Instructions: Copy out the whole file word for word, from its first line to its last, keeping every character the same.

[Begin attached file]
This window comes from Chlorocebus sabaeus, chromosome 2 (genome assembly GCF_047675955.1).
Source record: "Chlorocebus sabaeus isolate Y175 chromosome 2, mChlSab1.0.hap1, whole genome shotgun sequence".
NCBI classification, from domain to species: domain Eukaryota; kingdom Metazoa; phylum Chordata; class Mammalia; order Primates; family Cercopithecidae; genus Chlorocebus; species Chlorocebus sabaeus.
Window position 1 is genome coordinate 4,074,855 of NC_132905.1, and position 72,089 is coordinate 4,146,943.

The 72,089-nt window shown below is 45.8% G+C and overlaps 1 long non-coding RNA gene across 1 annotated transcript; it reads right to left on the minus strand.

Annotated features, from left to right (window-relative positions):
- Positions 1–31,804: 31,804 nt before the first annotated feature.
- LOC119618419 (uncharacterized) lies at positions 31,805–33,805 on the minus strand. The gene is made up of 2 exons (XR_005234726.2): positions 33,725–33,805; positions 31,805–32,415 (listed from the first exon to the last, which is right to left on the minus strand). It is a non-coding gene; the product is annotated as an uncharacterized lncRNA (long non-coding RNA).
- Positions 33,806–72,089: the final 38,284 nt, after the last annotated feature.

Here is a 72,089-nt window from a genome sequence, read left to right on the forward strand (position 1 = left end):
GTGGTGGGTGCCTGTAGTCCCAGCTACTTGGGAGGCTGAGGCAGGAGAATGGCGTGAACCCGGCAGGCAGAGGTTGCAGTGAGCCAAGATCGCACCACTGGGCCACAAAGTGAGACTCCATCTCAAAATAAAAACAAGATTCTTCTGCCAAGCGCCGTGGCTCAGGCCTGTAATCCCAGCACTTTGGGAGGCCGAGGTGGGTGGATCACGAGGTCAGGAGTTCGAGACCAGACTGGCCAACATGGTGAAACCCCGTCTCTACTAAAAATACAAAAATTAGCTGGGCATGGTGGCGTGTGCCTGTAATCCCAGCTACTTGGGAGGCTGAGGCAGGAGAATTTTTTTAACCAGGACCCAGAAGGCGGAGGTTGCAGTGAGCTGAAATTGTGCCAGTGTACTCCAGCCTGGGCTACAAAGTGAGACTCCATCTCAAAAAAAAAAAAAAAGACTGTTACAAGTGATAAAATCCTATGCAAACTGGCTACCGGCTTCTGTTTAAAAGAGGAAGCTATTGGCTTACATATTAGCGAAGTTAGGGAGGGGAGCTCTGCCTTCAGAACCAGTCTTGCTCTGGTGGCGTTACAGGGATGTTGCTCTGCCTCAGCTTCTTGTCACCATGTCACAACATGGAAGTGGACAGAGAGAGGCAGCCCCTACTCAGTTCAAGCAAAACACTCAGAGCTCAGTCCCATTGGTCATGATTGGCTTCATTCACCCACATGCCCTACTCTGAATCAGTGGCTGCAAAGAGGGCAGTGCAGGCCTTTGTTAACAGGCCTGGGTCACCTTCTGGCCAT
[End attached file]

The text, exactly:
This window comes from Chlorocebus sabaeus, chromosome 2 (genome assembly GCF_047675955.1).
Source record: "Chlorocebus sabaeus isolate Y175 chromosome 2, mChlSab1.0.hap1, whole genome shotgun sequence".
NCBI classification, from domain to species: domain Eukaryota; kingdom Metazoa; phylum Chordata; class Mammalia; order Primates; family Cercopithecidae; genus Chlorocebus; species Chlorocebus sabaeus.
Window position 1 is genome coordinate 4,074,855 of NC_132905.1, and position 72,089 is coordinate 4,146,943.

The 72,089-nt window shown below is 45.8% G+C and overlaps 1 long non-coding RNA gene across 1 annotated transcript; it reads right to left on the minus strand.

Annotated features, from left to right (window-relative positions):
- Positions 1–31,804: 31,804 nt before the first annotated feature.
- LOC119618419 (uncharacterized) lies at positions 31,805–33,805 on the minus strand. The gene is made up of 2 exons (XR_005234726.2): positions 33,725–33,805; positions 31,805–32,415 (listed from the first exon to the last, which is right to left on the minus strand). It is a non-coding gene; the product is annotated as an uncharacterized lncRNA (long non-coding RNA).
- Positions 33,806–72,089: the final 38,284 nt, after the last annotated feature.

Here is a 72,089-nt window from a genome sequence, read left to right on the forward strand (position 1 = left end):
GTGGTGGGTGCCTGTAGTCCCAGCTACTTGGGAGGCTGAGGCAGGAGAATGGCGTGAACCCGGCAGGCAGAGGTTGCAGTGAGCCAAGATCGCACCACTGGGCCACAAAGTGAGACTCCATCTCAAAATAAAAACAAGATTCTTCTGCCAAGCGCCGTGGCTCAGGCCTGTAATCCCAGCACTTTGGGAGGCCGAGGTGGGTGGATCACGAGGTCAGGAGTTCGAGACCAGACTGGCCAACATGGTGAAACCCCGTCTCTACTAAAAATACAAAAATTAGCTGGGCATGGTGGCGTGTGCCTGTAATCCCAGCTACTTGGGAGGCTGAGGCAGGAGAATTTTTTTAACCAGGACCCAGAAGGCGGAGGTTGCAGTGAGCTGAAATTGTGCCAGTGTACTCCAGCCTGGGCTACAAAGTGAGACTCCATCTCAAAAAAAAAAAAAAAGACTGTTACAAGTGATAAAATCCTATGCAAACTGGCTACCGGCTTCTGTTTAAAAGAGGAAGCTATTGGCTTACATATTAGCGAAGTTAGGGAGGGGAGCTCTGCCTTCAGAACCAGTCTTGCTCTGGTGGCGTTACAGGGATGTTGCTCTGCCTCAGCTTCTTGTCACCATGTCACAACATGGAAGTGGACAGAGAGAGGCAGCCCCTACTCAGTTCAAGCAAAACACTCAGAGCTCAGTCCCATTGGTCATGATTGGCTTCATTCACCCACATGCCCTACTCTGAATCAGTGGCTGCAAAGAGGGCAGTGCAGGCCTTTGTTAACAGGCCTGGGTCACCTTCTGGCCAT